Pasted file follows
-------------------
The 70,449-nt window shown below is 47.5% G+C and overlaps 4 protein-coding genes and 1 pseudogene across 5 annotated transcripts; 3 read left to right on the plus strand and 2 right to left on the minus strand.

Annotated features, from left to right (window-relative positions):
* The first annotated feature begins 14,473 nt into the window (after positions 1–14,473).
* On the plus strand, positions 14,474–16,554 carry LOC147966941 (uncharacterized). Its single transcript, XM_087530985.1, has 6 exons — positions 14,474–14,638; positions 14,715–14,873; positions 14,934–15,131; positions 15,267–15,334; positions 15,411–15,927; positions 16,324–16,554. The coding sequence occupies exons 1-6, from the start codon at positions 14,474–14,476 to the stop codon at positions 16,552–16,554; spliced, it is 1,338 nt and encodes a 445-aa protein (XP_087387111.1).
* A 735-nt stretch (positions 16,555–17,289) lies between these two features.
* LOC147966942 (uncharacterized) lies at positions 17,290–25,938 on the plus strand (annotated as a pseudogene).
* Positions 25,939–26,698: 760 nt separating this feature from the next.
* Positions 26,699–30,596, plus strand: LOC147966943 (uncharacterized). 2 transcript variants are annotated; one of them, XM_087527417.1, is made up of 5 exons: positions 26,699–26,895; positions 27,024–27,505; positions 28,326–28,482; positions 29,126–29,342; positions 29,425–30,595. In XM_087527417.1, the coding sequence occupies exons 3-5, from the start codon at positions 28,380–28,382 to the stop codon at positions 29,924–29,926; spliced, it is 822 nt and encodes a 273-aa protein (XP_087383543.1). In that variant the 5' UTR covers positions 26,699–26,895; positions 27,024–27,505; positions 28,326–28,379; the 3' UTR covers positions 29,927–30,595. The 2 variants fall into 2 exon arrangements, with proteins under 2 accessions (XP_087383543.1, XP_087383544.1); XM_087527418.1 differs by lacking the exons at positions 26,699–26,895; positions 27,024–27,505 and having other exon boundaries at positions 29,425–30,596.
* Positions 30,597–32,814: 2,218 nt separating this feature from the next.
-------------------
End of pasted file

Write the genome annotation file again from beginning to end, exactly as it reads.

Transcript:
The 70,449-nt window shown below is 47.5% G+C and overlaps 4 protein-coding genes and 1 pseudogene across 5 annotated transcripts; 3 read left to right on the plus strand and 2 right to left on the minus strand.

Annotated features, from left to right (window-relative positions):
* The first annotated feature begins 14,473 nt into the window (after positions 1–14,473).
* On the plus strand, positions 14,474–16,554 carry LOC147966941 (uncharacterized). Its single transcript, XM_087530985.1, has 6 exons — positions 14,474–14,638; positions 14,715–14,873; positions 14,934–15,131; positions 15,267–15,334; positions 15,411–15,927; positions 16,324–16,554. The coding sequence occupies exons 1-6, from the start codon at positions 14,474–14,476 to the stop codon at positions 16,552–16,554; spliced, it is 1,338 nt and encodes a 445-aa protein (XP_087387111.1).
* A 735-nt stretch (positions 16,555–17,289) lies between these two features.
* LOC147966942 (uncharacterized) lies at positions 17,290–25,938 on the plus strand (annotated as a pseudogene).
* Positions 25,939–26,698: 760 nt separating this feature from the next.
* Positions 26,699–30,596, plus strand: LOC147966943 (uncharacterized). 2 transcript variants are annotated; one of them, XM_087527417.1, is made up of 5 exons: positions 26,699–26,895; positions 27,024–27,505; positions 28,326–28,482; positions 29,126–29,342; positions 29,425–30,595. In XM_087527417.1, the coding sequence occupies exons 3-5, from the start codon at positions 28,380–28,382 to the stop codon at positions 29,924–29,926; spliced, it is 822 nt and encodes a 273-aa protein (XP_087383543.1). In that variant the 5' UTR covers positions 26,699–26,895; positions 27,024–27,505; positions 28,326–28,379; the 3' UTR covers positions 29,927–30,595. The 2 variants fall into 2 exon arrangements, with proteins under 2 accessions (XP_087383543.1, XP_087383544.1); XM_087527418.1 differs by lacking the exons at positions 26,699–26,895; positions 27,024–27,505 and having other exon boundaries at positions 29,425–30,596.
* Positions 30,597–32,814: 2,218 nt separating this feature from the next.